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Somalia received a downward trend arrow as a result of increased restrictions on media freedom, an upsurge in corruption, and the return of widespread chaos and violence following the ouster of the Islamic Courts Union in early 2007.
War continued to ravage Somalia in 2007, as insurgents—some of them supported by Eritrea—battled Ethiopian and Ethiopian-backed transitional government forces in the streets of Mogadishu. Thousands of civilians were killed, hundreds of thousands fled their homes, and all sides in the conflict were accused of committing war crimes. Meanwhile, corruption increased and media outlets suffered amid the total breakdown of law and order.
Somalia gained independence in 1960 as an amalgam of former British and Italian colonies populated largely by ethnic Somalis. A 1969 coup by an army general, Siad Barre, led to two decades of instability, brutal civil strife, and the manipulation of clan loyalties for political purposes. Somalia was also plagued by natural disasters including floods, drought, and famine. When Barre’s government was toppled in 1991, the clan-based militias began fighting one another, and Somalia has lacked an effective central government ever since.
Extensive television coverage of famine and civil strife that took some 300,000 lives in 1991 and 1992 prompted a UN humanitarian mission led by U.S. forces. The intervention soon deteriorated into urban guerrilla warfare with the Somali militias, and over 100 UN peacekeepers, including 18 U.S. soldiers, were killed. The $4 billion operation was eventually terminated, and international forces had departed by March 1995. Civil conflict continued over the subsequent decade with varying degrees of intensity.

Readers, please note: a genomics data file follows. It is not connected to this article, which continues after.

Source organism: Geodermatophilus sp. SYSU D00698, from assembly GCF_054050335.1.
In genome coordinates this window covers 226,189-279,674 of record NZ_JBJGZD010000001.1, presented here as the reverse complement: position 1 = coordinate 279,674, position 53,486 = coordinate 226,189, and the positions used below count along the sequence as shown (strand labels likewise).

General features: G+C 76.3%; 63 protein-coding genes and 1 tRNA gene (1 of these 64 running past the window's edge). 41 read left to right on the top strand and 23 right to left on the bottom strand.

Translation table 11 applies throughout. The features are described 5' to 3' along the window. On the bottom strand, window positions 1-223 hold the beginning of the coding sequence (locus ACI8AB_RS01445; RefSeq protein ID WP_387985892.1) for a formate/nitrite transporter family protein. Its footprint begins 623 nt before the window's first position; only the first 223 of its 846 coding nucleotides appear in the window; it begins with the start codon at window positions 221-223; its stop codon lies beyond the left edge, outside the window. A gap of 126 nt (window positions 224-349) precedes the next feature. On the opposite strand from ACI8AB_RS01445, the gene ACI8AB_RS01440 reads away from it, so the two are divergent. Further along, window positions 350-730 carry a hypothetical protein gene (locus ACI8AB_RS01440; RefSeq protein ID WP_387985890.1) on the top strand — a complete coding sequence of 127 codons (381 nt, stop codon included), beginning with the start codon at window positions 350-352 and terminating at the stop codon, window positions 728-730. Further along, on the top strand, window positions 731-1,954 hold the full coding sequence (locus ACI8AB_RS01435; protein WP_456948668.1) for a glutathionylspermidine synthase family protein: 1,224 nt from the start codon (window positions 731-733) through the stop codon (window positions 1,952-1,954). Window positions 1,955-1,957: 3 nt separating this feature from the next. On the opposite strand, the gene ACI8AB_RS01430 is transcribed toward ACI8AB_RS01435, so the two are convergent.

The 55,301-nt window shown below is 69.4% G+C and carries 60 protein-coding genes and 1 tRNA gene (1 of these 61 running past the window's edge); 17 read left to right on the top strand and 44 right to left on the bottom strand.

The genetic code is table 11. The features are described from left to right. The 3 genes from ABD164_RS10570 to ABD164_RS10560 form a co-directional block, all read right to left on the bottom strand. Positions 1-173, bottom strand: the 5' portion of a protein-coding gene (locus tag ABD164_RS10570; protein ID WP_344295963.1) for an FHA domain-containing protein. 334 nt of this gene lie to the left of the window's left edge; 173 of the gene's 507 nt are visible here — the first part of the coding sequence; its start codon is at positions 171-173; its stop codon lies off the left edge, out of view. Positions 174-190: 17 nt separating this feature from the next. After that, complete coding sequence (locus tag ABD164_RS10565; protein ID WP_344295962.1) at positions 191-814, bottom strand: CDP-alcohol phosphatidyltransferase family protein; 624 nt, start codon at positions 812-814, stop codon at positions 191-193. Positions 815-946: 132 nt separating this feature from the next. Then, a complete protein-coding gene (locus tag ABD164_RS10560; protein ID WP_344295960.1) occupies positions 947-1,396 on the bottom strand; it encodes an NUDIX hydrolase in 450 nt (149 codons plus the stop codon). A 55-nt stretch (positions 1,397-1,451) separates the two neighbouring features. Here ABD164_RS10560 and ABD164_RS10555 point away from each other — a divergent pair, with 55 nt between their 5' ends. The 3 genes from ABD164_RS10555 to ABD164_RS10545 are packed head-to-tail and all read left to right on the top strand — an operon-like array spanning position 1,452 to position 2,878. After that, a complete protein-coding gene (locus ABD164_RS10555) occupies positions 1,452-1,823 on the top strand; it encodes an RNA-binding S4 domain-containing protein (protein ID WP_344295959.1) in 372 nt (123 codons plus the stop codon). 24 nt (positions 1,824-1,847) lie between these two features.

In 2000, many of the faction leaders agreed to participate in a Transitional National Government established at the Conference for National Peace and Reconciliation, hosted by neighboring Djibouti. The conference charter called for a three-year transitional government with a 245-seat Transitional National Assembly. In August, the Assembly elected Abdiqassim Salad Hassan as transitional president. The government and more than 20 rival factions signed a ceasefire in Kenya in October 2002, an initial step toward establishing a lasting federal system. Serious fissures in the process developed over the next year, as some factions launched their own power-sharing negotiations in Mogadishu.
The political process was revitalized in 2004 at another conference in Kenya, which resulted in the establishment of a 275-seat parliament, the Transitional Federal Assembly (TFA), and a new Transitional Federal Government (TFG). The country’s four largest clans were each given 61 TFA seats, and an alliance of minor clans took the remaining 31. The members in October elected controversial Ethiopian-backed warlord Abdullahi Yusuf Ahmed to serve a five-year term as the first transitional president. Yusuf had previously been the leader of the breakaway region of Puntland. A month later, he appointed Ali Muhammad Gedi as his prime minister.